A decision this week by the Broomfield City Council to postpone action on a proposed five-month moratorium on new oil and gas development — despite strong turnout by citizens urging the temporary ban — highlights the legal and political uncertainties that local government officials are facing as they try to figure out what authority they might have to control the spread of fracking operations in their communities.
The moratorium proposal had been prompted by the discovery last fall that drilling plans
submitted by Extraction Oil & Gas
involved up to 141 wells at four sites, far more than previously announced. In December the city council approved the moratorium on first reading by a unanimous vote. But since that time, councilmembers have had ample time to hear from the Colorado Oil and Gas Conservation Commission and from Extraction, which has offered to reduce the number of wells to 139
and move a couple dozen of them farther away from neighborhoods.
Opponents' rendition of Extraction's proposed well pads, superimposed on a Google Earth map to show proximity to Broomfield residential areas.
At Tuesday night's meeting, some councilmembers, while critical of the energy company's "epic miscommunication over the past several months," opined that a moratorium might just lead to a lawsuit — one the city could very well lose. In Colorado's see-saw battle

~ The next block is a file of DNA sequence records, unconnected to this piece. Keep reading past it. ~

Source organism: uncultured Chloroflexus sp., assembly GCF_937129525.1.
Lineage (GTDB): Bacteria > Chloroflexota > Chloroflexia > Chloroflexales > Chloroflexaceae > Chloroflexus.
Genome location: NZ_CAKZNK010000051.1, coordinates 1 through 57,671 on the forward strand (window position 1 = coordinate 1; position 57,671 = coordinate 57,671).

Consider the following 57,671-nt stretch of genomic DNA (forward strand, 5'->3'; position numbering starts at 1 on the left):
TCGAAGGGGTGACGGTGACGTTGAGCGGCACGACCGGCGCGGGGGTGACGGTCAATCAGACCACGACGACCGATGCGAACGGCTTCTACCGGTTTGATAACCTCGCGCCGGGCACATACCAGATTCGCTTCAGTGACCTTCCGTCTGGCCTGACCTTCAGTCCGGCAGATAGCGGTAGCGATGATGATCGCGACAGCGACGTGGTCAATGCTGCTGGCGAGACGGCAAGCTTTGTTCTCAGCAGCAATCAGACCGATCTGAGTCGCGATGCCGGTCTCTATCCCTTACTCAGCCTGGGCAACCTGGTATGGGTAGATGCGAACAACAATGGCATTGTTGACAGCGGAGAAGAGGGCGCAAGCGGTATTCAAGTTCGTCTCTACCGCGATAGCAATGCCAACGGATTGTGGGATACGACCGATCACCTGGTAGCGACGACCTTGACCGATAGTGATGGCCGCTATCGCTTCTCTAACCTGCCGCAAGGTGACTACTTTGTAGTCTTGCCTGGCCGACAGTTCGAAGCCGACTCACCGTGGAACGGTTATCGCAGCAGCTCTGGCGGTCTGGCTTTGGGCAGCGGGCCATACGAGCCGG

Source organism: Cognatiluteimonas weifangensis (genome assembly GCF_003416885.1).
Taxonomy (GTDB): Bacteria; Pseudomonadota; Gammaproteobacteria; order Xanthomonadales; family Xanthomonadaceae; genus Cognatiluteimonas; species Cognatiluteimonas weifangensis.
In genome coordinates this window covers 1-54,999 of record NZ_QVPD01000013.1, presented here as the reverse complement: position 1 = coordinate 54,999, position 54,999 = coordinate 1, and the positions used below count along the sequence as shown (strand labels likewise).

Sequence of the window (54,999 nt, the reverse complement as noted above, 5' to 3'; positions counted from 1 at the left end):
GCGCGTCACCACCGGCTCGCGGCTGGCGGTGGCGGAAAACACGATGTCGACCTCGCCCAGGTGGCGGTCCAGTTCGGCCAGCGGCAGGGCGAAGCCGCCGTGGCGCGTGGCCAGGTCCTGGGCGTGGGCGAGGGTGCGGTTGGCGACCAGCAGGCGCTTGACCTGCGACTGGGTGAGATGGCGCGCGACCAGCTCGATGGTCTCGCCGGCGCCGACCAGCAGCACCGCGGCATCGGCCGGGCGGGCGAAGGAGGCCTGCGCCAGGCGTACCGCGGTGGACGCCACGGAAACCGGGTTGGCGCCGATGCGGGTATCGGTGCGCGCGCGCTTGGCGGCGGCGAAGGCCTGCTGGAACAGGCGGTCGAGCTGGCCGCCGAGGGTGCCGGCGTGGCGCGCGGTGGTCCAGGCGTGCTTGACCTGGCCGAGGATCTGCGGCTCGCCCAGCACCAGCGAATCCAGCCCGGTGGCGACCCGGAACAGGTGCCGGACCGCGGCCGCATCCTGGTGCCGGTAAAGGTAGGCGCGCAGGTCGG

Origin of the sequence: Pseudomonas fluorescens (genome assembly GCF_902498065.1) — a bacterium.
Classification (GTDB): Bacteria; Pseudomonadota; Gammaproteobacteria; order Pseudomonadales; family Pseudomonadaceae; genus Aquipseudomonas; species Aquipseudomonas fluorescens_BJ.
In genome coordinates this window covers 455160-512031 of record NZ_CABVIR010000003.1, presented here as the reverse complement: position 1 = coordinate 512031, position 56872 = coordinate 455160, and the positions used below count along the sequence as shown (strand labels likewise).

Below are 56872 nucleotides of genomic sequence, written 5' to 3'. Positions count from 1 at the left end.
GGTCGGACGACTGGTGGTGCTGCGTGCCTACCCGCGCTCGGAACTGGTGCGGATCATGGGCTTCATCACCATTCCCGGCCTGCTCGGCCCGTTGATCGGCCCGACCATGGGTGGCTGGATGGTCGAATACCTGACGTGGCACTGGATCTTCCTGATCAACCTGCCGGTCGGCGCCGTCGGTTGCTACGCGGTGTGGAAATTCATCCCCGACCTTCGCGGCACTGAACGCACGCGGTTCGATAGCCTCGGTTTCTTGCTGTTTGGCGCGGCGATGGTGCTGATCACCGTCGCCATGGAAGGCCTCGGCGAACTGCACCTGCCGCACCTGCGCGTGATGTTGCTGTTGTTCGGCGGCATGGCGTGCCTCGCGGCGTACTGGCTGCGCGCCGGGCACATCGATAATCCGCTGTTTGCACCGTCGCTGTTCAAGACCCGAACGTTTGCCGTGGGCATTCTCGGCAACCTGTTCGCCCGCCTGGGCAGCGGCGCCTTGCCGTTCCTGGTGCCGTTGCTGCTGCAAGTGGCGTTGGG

over whether municipalities can exert some regulatory controls over drilling operations, the fractivists scored major victories at the polls in 2012-’13, passing moratoria or outright bans of new wells in Boulder, Broomfield, Fort Collins, Lafayette and Longmont. But the Colorado Supreme Court later threw out most of those measures, including Broomfield's five-year moratorium, insisting that the regulatory authority properly belongs to the state.
It's unclear whether even a short reprieve, such as the one residents of Broomfield are seeking in order to get a better handle on Extraction's plans, can pass muster in court. The council will take up the matter again next month, after a series of community meetings — and doubtless more negotiations with Extraction about some of the wells' proximity to schools and housing. "We carefully chose these four locations to be as far as possible from residential housing and to be compatible with surrounding development," notes a presentation of the plan on the company's website.
In the meantime, Broomfield Clean Air & Water
issued a statement expressing disappointment in the delayed vote: "Extraction's revised plan of 139 wells, down from 141 wells, is not an acceptable alternative and does not show serious concessions, especially given the history. Additionally, numerous health and safety concerns, including air contamination, leaks, spills and chemical migrations from subsurface injections, remain unaddressed."